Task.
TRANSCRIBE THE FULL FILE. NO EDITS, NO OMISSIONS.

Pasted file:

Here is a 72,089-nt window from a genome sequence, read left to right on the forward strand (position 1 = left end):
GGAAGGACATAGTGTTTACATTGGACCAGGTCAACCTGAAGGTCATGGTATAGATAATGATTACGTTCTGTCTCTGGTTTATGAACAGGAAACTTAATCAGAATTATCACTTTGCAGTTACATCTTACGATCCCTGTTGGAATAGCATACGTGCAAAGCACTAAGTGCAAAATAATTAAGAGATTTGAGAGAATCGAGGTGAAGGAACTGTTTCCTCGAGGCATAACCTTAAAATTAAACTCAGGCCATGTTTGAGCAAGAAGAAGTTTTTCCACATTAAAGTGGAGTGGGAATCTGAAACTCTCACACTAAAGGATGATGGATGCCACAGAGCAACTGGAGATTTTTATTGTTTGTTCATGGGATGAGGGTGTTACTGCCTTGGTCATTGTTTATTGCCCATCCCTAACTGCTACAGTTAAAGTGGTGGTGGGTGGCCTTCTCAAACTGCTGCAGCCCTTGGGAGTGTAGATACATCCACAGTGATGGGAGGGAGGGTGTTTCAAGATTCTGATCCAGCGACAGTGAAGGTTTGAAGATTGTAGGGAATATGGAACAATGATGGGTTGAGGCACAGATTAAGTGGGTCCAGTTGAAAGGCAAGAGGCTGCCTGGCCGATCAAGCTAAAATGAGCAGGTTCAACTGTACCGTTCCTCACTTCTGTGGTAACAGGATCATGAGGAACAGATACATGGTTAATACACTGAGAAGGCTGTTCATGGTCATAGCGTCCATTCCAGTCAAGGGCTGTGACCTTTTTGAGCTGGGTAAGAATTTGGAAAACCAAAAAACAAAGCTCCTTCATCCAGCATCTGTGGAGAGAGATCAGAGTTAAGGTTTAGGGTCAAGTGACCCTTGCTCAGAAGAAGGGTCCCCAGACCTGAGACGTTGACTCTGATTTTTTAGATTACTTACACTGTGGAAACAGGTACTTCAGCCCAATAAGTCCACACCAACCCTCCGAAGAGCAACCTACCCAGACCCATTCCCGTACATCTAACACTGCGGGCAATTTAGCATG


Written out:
Here is a 72,089-nt window from a genome sequence, read left to right on the forward strand (position 1 = left end):
GGAAGGACATAGTGTTTACATTGGACCAGGTCAACCTGAAGGTCATGGTATAGATAATGATTACGTTCTGTCTCTGGTTTATGAACAGGAAACTTAATCAGAATTATCACTTTGCAGTTACATCTTACGATCCCTGTTGGAATAGCATACGTGCAAAGCACTAAGTGCAAAATAATTAAGAGATTTGAGAGAATCGAGGTGAAGGAACTGTTTCCTCGAGGCATAACCTTAAAATTAAACTCAGGCCATGTTTGAGCAAGAAGAAGTTTTTCCACATTAAAGTGGAGTGGGAATCTGAAACTCTCACACTAAAGGATGATGGATGCCACAGAGCAACTGGAGATTTTTATTGTTTGTTCATGGGATGAGGGTGTTACTGCCTTGGTCATTGTTTATTGCCCATCCCTAACTGCTACAGTTAAAGTGGTGGTGGGTGGCCTTCTCAAACTGCTGCAGCCCTTGGGAGTGTAGATACATCCACAGTGATGGGAGGGAGGGTGTTTCAAGATTCTGATCCAGCGACAGTGAAGGTTTGAAGATTGTAGGGAATATGGAACAATGATGGGTTGAGGCACAGATTAAGTGGGTCCAGTTGAAAGGCAAGAGGCTGCCTGGCCGATCAAGCTAAAATGAGCAGGTTCAACTGTACCGTTCCTCACTTCTGTGGTAACAGGATCATGAGGAACAGATACATGGTTAATACACTGAGAAGGCTGTTCATGGTCATAGCGTCCATTCCAGTCAAGGGCTGTGACCTTTTTGAGCTGGGTAAGAATTTGGAAAACCAAAAAACAAAGCTCCTTCATCCAGCATCTGTGGAGAGAGATCAGAGTTAAGGTTTAGGGTCAAGTGACCCTTGCTCAGAAGAAGGGTCCCCAGACCTGAGACGTTGACTCTGATTTTTTAGATTACTTACACTGTGGAAACAGGTACTTCAGCCCAATAAGTCCACACCAACCCTCCGAAGAGCAACCTACCCAGACCCATTCCCGTACATCTAACACTGCGGGCAATTTAGCATG